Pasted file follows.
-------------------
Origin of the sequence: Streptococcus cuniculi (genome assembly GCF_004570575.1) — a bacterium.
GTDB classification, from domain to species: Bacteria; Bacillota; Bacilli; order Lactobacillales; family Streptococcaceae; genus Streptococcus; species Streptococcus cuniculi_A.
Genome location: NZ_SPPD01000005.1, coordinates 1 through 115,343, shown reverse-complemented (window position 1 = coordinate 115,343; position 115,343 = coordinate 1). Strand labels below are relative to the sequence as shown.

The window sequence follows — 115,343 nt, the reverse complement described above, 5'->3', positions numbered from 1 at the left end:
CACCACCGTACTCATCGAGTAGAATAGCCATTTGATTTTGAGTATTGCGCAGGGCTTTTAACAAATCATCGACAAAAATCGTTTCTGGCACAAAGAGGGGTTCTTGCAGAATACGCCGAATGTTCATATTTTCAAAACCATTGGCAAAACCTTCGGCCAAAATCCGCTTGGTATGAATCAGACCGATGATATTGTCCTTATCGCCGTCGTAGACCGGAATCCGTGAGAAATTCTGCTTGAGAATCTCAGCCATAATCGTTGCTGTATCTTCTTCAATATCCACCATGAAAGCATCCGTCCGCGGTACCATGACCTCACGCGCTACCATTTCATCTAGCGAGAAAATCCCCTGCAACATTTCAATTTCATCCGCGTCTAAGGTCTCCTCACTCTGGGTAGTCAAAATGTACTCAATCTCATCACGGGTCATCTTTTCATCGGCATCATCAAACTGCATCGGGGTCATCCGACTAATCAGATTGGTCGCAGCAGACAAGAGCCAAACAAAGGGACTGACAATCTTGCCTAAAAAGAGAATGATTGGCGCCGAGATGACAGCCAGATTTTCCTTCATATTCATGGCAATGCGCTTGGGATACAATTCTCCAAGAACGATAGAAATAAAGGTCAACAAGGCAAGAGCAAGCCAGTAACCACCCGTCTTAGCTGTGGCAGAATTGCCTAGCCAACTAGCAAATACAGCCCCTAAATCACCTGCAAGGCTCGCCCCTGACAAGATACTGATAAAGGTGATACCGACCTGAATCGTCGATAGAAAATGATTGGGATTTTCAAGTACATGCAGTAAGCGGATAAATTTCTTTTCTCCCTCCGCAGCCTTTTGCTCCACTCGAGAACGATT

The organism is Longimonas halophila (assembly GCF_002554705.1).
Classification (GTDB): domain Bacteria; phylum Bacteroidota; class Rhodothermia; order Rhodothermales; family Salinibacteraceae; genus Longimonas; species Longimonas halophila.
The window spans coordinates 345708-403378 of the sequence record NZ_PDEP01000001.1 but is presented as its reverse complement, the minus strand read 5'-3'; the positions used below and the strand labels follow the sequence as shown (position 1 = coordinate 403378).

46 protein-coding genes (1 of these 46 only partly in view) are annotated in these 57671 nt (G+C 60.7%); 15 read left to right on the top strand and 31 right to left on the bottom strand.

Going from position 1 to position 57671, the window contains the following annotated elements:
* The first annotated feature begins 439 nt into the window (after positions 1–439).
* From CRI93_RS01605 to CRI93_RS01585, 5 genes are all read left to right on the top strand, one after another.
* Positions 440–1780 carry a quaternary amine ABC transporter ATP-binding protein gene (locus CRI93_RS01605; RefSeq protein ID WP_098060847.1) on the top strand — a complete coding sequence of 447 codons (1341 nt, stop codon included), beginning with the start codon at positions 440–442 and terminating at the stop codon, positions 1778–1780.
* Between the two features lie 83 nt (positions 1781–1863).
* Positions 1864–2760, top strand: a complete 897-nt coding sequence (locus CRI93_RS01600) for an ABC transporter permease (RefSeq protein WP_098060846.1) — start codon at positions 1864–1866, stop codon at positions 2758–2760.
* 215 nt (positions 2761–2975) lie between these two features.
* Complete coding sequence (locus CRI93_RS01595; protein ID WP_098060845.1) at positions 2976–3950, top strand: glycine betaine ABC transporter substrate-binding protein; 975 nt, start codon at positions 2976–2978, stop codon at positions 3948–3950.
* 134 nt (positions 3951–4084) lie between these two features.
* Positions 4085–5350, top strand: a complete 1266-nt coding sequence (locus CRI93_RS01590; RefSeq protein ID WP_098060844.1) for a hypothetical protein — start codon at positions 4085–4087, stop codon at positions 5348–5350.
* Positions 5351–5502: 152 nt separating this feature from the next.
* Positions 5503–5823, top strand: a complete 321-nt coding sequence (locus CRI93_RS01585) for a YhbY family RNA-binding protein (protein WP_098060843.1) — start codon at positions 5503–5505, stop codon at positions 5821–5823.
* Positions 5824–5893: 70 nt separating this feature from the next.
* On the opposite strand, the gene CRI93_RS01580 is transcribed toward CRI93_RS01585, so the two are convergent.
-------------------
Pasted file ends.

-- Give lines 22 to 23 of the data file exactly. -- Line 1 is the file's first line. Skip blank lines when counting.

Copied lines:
* Positions 5824–5893: 70 nt separating this feature from the next.
* On the opposite strand, the gene CRI93_RS01580 is transcribed toward CRI93_RS01585, so the two are convergent.